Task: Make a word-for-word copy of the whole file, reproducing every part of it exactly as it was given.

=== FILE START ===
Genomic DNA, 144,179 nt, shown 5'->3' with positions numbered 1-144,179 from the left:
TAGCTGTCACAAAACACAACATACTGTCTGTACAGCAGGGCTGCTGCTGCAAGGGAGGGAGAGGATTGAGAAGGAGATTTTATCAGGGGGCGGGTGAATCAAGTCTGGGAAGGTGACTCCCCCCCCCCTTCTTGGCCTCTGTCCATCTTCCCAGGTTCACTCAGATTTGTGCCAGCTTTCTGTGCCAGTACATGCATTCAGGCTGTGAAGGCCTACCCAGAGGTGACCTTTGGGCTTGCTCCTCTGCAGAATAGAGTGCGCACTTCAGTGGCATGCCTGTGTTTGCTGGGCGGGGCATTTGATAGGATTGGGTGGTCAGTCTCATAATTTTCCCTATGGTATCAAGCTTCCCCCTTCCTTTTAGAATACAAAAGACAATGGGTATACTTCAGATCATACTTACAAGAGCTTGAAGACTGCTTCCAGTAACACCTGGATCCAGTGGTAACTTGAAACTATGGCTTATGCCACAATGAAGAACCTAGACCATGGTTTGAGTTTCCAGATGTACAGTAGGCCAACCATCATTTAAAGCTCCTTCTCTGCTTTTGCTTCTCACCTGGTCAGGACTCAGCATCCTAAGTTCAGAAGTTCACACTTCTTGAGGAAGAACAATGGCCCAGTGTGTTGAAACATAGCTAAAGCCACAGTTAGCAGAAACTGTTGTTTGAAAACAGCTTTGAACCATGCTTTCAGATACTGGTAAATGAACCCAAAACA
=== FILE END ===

Genomic DNA, 144,179 nt, shown 5'->3' with positions numbered 1-144,179 from the left:
TAGCTGTCACAAAACACAACATACTGTCTGTACAGCAGGGCTGCTGCTGCAAGGGAGGGAGAGGATTGAGAAGGAGATTTTATCAGGGGGCGGGTGAATCAAGTCTGGGAAGGTGACTCCCCCCCCCCTTCTTGGCCTCTGTCCATCTTCCCAGGTTCACTCAGATTTGTGCCAGCTTTCTGTGCCAGTACATGCATTCAGGCTGTGAAGGCCTACCCAGAGGTGACCTTTGGGCTTGCTCCTCTGCAGAATAGAGTGCGCACTTCAGTGGCATGCCTGTGTTTGCTGGGCGGGGCATTTGATAGGATTGGGTGGTCAGTCTCATAATTTTCCCTATGGTATCAAGCTTCCCCCTTCCTTTTAGAATACAAAAGACAATGGGTATACTTCAGATCATACTTACAAGAGCTTGAAGACTGCTTCCAGTAACACCTGGATCCAGTGGTAACTTGAAACTATGGCTTATGCCACAATGAAGAACCTAGACCATGGTTTGAGTTTCCAGATGTACAGTAGGCCAACCATCATTTAAAGCTCCTTCTCTGCTTTTGCTTCTCACCTGGTCAGGACTCAGCATCCTAAGTTCAGAAGTTCACACTTCTTGAGGAAGAACAATGGCCCAGTGTGTTGAAACATAGCTAAAGCCACAGTTAGCAGAAACTGTTGTTTGAAAACAGCTTTGAACCATGCTTTCAGATACTGGTAAATGAACCCAAAACA